This is part of a series of posts revolving around game netcode development, the introduction and links to the other posts can be found here.
First of all, welcome to the series! 🙂
This first instalment of The IOs of Game Netcode will cover a few rules that I’ve come to follow whenever I approach a new netcode project. Now, as I’ve been writing this I’ve come to realise that because netcode is mainly backend code, there isn’t going to be a whole lot to look at except large walls of text. I’m afraid I can’t do much about that. Hopefully, you find the posts interesting enough to persevere 🙂 So, without further ado, here are my rules of thumb…
Text is BAD
What I’m referring to here is text-based netcode serialisation is bad and you shouldn’t do it. If you do it, then you are a bad person and should feel bad. Of course, there are exceptions to this rule. The first being web services, which in all fairness is a pretty big exception. Turn-based games can get away with it as well. Also, you may not have a choice if you’re developing a mobile game due to unreliable Internet connections and are forced down the RESTful web-service route here too. I’ve played a few real-time multiplayer mobile games and they’re alright, if you’re on wifi, otherwise it’s a terrible experience.
So, if you don’t fall into one of the above exceptions, you’re going to want to go with object serialisation at least otherwise you’re going to get a lot of overhead on parsing your netcode into usable formats. Now, for a lot of you this is pretty obvious and you may be asking yourself “Why would any sane person try and implement a real-time game’s netcode with text-based serialisation?” Well, for some of the more inexperienced developers out there, it may seem like a good idea to use a flexible text format like XML or JSON for your netcode because “everything can read it” and “other people can write clients to consume it like a web service”. Just save yourself the headache and stop yourself now.
If you haven’t guessed, yes, this is something I chose to do while developing Root Access. This was a long time ago now and what roped me in was the flexibility, you don’t need to deserialise everything you receive and different clients can select only what they need, but this was an inexperienced train of thought. Of course you want to deserialise everything, if you don’t you clearly don’t have efficient netcode. Even though it did work, and pretty well at first, it got progressively slower the more data we shoved through it. Eventually, I went back and recoded all of the netcode to use Java’s object serialisation framework, which took a long time and was a massive headache. So save yourself the trouble and don’t do it! 🙂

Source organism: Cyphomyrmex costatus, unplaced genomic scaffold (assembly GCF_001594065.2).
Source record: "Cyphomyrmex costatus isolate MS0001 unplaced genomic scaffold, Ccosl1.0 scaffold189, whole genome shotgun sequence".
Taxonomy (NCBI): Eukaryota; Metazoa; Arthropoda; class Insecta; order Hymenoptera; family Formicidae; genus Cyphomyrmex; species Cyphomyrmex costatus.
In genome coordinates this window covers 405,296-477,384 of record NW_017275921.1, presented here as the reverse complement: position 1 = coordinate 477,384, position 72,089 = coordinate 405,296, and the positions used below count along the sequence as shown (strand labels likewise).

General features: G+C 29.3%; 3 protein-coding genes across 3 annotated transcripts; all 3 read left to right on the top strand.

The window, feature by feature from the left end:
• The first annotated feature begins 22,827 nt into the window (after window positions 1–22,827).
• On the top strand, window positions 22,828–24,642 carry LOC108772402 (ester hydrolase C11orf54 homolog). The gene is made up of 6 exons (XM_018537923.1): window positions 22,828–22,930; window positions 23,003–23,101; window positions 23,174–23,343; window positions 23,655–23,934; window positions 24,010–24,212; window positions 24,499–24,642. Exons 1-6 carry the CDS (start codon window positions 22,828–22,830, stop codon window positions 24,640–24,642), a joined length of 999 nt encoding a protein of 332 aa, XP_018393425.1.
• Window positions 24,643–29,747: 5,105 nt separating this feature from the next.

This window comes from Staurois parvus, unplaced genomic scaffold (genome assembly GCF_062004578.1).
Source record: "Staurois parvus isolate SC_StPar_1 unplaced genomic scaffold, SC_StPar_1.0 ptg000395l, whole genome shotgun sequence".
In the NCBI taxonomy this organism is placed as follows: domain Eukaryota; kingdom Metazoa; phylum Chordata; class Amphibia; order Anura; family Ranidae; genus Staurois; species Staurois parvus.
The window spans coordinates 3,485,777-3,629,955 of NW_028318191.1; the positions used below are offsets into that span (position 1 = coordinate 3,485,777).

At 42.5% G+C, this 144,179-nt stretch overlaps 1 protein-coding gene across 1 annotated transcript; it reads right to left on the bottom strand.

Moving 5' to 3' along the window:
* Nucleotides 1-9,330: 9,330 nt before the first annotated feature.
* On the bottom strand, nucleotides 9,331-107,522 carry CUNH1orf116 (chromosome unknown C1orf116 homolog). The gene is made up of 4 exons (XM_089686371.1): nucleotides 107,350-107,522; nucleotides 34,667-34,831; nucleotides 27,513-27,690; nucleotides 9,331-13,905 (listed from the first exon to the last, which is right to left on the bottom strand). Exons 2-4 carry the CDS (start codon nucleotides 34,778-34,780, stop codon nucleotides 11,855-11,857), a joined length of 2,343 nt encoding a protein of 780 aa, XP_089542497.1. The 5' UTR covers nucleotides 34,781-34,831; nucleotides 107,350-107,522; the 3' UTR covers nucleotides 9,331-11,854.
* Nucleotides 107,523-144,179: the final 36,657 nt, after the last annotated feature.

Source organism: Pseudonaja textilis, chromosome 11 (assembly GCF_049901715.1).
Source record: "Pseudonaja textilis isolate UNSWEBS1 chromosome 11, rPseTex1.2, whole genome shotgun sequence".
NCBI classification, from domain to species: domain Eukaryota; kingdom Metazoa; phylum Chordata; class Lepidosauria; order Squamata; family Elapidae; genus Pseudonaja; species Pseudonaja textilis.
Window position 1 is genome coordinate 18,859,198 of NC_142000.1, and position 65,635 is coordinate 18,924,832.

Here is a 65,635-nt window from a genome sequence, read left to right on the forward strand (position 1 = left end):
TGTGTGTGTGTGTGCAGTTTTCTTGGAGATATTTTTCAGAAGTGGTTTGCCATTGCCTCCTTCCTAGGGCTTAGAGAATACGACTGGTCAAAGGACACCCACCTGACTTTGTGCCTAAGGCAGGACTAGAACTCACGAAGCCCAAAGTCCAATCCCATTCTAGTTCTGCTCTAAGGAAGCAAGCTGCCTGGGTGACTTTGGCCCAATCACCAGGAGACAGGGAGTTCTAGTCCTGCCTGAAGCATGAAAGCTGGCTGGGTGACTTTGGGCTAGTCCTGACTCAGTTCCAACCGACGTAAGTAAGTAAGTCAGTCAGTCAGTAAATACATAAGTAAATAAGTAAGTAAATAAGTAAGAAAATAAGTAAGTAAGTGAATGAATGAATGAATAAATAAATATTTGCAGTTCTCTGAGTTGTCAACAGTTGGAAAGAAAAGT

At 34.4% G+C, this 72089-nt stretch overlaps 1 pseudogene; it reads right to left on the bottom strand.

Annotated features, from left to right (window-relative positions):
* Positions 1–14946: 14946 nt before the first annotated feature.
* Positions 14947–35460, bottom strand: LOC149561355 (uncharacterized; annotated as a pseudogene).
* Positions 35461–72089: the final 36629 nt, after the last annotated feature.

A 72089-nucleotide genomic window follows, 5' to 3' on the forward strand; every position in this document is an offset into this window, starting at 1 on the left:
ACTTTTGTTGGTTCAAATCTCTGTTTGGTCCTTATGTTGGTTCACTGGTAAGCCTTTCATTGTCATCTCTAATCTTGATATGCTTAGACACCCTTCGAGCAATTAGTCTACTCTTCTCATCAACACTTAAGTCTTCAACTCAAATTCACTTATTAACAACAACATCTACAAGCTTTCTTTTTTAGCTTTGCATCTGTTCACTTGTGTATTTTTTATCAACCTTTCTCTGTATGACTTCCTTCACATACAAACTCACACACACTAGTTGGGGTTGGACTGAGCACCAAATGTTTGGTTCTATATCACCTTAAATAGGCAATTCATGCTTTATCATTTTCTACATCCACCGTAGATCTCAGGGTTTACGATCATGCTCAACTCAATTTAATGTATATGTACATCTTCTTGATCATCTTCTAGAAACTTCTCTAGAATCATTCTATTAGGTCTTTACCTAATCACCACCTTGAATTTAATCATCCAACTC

Everything is Multiplayer
It is my firm belief, that if you are making a game with multiplayer, you should bite the bullet and make your singleplayer multiplayer. What I mean by this is your singleplayer is actually a private multiplayer session consisting of one player using the system’s local loopback interface. Of course, this basically means you need to START with your netcode framework before you can make any kind of progress. Yes, this does slow down the initial project start quite considerably and also makes developing the singleplayer aspect of the game a bit slower and require more effort, but I believe the benefits are definitely worth it.
For starters, you’ll finish your game faster. If your singleplayer and multiplayer modes use exactly the same code, then you’re killing two birds with one stone. All you have to do is flip a switch and you go from singleplayer to multiplayer and vice versa. Writing two separate systems to manage singleplayer and multiplayer will just be a maintenance nightmare down the road. There shouldn’t be any latency issues running singleplayer through the loopback interface. If you are experiencing any kind of noticeable delay while playing a local singleplayer, this just points out that there may be an issue with your netcode design / implementation, forcing you to fix it and resulting in a better multiplayer experience as well! 🙂
Lastly, and this is the big one, you’ll avoid the gargantuan headache that is retrofitting multiplayer into your game. If you focus on singleplayer only to get your game out as soon as possible, with the idea of multiplayer coming much later on, you’re in for a world of hurt. I’ve seen so many game developers do this as well, and it basically appears that they’ve hit a brick wall in terms of progress because they are so busy behind the scenes refactoring, debugging and generally rewriting a huge portion of their game. I was actually impressed when the guys at Mojang managed to retrofit Minecraft’s singleplayer into a multiplayer system to support LAN play, but it required huge changes including the way their singleplayer stored its map and player data. So, if you’re planning multiplayer at ANY point during a game’s development, DO IT FIRST! You’ll thank me later 😉